A Comparative Analysis of Bicycle Lanes Versus Wide Curb Lanes

Source: Federal Highway Administration (FHWA)

The debate over whether BLs (Bike Lanes) or WCLs (Wide Curve Lanes) are preferable has been heated for many years and is not unlike the seat belts versus air bags dichotomy that prevented a concerted approach to the promotion of occupant restraints in the United States in the 1970s and 1980s. While both BLs and WCLs are acceptable facilities in many locations, the debate has sometimes forced decision makers to choose which facility type they prefer, to the exclusion of the other. More bicycle facilities might be in place in this country except for this long-standing division of opinion. Because of the interest in BLs and WCLs, it was decided to make these facilities the focus of this project, with an emphasis on operations and interactions between bicyclists and motorists at intersections. experience, etc., of the bicyclists riding through these intersections.

A secondary study objective was to develop a guidebook of current innovative bicycling activities, with a primary focus on intersection treatments that pertained to BLs and WCLs. The innovative treatment included advance stop bars (often called bike boxes) where bicycles are allowed to proceed ahead of motor vehicle traffic at an intersection; painting a modified version of the bicycle logo near the curb in a WCL to alert drivers that bicycles would be operating in this space; colored pavement designating the appropriate path for the bicycle through an intersection; traffic calming measures like diagonal diverters and speed humps with "slots" in the pavement for bikes and buses; bicycle traffic signals; combination bus/bike lanes; different techniques for separating bike lanes; and others. The Bicycle Federation of America (BFA) was responsible for locating the relevant examples and developing appropriate descriptions. This guidebook is one of the final products of this contract.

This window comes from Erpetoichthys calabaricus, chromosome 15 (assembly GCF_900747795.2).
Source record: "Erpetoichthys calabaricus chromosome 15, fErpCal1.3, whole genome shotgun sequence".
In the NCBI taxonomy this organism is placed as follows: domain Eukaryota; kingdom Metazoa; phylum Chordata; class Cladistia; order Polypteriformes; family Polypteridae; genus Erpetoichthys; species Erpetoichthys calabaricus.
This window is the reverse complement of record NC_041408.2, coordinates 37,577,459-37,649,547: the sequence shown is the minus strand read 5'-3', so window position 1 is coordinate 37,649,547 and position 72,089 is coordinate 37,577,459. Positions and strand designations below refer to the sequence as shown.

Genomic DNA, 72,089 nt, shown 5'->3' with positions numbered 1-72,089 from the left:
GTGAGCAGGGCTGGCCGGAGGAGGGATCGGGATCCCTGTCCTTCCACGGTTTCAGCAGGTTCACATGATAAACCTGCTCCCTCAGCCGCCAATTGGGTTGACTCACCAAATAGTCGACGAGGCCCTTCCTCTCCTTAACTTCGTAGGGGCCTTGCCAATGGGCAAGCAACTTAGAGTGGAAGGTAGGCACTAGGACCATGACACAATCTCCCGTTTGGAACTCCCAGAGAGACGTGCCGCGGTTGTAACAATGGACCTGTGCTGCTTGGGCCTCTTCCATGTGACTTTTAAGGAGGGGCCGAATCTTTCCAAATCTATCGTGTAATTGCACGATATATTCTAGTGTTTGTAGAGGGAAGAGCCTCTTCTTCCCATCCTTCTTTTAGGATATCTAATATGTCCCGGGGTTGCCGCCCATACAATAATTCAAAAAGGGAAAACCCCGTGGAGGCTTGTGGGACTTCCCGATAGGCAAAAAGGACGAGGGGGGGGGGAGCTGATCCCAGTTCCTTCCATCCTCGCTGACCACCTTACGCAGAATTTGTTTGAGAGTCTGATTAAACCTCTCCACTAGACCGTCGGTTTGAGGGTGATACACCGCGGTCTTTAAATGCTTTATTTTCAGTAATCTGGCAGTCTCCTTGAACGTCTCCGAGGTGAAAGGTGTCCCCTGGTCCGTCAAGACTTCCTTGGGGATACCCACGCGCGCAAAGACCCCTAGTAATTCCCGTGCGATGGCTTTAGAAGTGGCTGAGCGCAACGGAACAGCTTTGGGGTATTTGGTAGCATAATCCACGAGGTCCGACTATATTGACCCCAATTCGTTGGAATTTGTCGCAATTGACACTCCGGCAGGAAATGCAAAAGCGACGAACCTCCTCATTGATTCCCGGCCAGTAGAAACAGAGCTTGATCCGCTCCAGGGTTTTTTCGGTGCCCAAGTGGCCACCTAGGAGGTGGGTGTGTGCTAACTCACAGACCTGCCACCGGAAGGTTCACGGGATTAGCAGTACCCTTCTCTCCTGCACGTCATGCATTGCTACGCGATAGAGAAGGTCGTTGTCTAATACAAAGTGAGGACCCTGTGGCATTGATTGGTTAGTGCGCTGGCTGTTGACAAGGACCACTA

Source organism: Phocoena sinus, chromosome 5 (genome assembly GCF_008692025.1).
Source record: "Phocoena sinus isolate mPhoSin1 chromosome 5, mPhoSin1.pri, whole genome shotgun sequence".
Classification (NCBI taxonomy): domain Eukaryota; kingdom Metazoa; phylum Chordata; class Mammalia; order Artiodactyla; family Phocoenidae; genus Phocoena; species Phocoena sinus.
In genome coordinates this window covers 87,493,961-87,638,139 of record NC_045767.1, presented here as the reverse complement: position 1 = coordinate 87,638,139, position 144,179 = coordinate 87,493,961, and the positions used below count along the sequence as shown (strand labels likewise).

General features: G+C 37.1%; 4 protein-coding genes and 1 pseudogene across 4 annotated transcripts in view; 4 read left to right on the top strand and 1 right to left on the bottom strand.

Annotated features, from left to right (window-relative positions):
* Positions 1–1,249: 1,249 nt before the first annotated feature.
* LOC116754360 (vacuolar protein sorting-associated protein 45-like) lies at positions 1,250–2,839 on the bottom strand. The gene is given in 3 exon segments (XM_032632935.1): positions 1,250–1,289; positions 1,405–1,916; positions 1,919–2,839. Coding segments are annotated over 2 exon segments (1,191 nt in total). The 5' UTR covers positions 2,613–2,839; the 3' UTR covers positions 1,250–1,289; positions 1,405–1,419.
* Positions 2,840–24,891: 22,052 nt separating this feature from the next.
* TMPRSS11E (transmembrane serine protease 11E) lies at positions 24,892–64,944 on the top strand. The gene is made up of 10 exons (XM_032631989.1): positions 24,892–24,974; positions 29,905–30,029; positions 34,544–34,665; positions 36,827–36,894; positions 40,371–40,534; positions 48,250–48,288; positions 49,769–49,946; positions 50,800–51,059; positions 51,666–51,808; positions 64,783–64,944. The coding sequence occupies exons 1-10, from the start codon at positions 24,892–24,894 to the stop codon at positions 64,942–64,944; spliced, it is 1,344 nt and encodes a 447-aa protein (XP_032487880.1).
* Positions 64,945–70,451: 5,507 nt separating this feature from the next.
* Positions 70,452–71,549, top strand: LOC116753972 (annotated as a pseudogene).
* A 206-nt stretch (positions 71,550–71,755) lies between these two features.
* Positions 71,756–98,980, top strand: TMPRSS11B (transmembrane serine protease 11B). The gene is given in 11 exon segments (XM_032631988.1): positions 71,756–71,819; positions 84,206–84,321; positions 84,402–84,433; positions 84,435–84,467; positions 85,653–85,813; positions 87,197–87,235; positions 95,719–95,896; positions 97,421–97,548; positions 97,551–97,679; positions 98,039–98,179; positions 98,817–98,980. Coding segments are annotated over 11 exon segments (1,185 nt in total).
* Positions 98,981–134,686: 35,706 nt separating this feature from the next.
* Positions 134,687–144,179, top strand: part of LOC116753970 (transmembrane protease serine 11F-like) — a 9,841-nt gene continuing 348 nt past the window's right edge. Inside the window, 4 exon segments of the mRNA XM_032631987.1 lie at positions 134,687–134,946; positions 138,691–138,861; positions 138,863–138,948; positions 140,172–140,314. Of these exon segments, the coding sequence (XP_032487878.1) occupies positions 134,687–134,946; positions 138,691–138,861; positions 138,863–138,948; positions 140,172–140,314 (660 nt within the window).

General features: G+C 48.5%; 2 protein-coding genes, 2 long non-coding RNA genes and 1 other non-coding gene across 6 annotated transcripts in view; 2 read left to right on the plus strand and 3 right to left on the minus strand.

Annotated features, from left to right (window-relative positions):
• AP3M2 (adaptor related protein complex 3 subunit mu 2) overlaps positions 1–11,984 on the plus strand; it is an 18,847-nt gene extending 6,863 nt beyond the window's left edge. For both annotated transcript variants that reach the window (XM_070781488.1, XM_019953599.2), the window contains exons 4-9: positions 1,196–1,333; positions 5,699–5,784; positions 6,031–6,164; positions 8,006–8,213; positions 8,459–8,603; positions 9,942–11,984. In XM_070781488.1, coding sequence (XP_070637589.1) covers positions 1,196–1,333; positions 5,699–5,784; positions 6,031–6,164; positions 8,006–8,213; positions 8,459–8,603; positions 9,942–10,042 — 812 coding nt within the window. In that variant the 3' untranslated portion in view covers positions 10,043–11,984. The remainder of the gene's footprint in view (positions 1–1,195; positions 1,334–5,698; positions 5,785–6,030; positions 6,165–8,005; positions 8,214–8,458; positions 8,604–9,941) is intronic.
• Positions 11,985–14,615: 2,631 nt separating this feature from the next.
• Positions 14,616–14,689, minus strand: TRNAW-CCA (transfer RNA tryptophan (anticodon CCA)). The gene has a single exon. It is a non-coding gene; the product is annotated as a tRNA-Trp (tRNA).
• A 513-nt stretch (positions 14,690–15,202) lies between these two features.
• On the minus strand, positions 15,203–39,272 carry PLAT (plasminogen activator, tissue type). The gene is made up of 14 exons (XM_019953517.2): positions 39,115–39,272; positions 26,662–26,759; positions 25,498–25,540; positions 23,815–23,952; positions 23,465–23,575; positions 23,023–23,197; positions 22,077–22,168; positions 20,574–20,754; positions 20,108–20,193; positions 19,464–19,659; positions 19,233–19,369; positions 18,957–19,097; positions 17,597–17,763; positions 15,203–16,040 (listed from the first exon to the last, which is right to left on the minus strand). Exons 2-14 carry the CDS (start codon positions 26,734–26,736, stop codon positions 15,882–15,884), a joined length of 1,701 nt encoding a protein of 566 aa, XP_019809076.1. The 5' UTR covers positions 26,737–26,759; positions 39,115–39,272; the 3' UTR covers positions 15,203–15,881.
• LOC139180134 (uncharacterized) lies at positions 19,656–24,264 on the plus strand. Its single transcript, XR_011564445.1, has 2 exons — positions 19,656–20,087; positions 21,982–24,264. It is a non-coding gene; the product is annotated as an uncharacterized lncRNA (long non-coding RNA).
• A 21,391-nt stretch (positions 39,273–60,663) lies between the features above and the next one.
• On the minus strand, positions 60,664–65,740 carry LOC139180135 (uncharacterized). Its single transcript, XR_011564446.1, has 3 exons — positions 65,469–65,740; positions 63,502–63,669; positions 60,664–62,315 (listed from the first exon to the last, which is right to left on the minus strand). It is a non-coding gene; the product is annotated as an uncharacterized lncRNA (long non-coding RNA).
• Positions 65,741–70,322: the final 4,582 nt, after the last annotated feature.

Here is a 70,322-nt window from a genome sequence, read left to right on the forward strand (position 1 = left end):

The Final report is a comparative analysis of bicycle lanes (BLs) versus wide curb lanes (WCLs). The primary analysis was based on videotapes of almost 4,600 bicyclists (2,700 riding in BLs and 1,900 in WCLs) in the cities of Santa Barbara, CA, Gainesville, FL, and Austin, TX, as the bicyclists approached and rode through eight BL and eight WCL intersections with varying speed and traffic conditions. The intent was to videotape bicyclists who regularly ride in traffic. The videotapes were coded to learn about operational characteristics (e.g., intersection approach position and subsequent maneuvers) and conflicts with motor vehicles, other bicycles, or pedestrians. Slightly more than 2,900 surveys were completed. Bicycle-motor vehicle crash data were also analyzed to determine if
there were parallels to the videotape data.

The overall conclusion is that both BL and WCL facilities can and should be used to improve riding conditions for bicyclists. The identified differences in operations and conflicts appeared to be related to the specific destination patterns of bicyclists riding through the intersection areas studied and not to the characteristics of the bicycle facilities.

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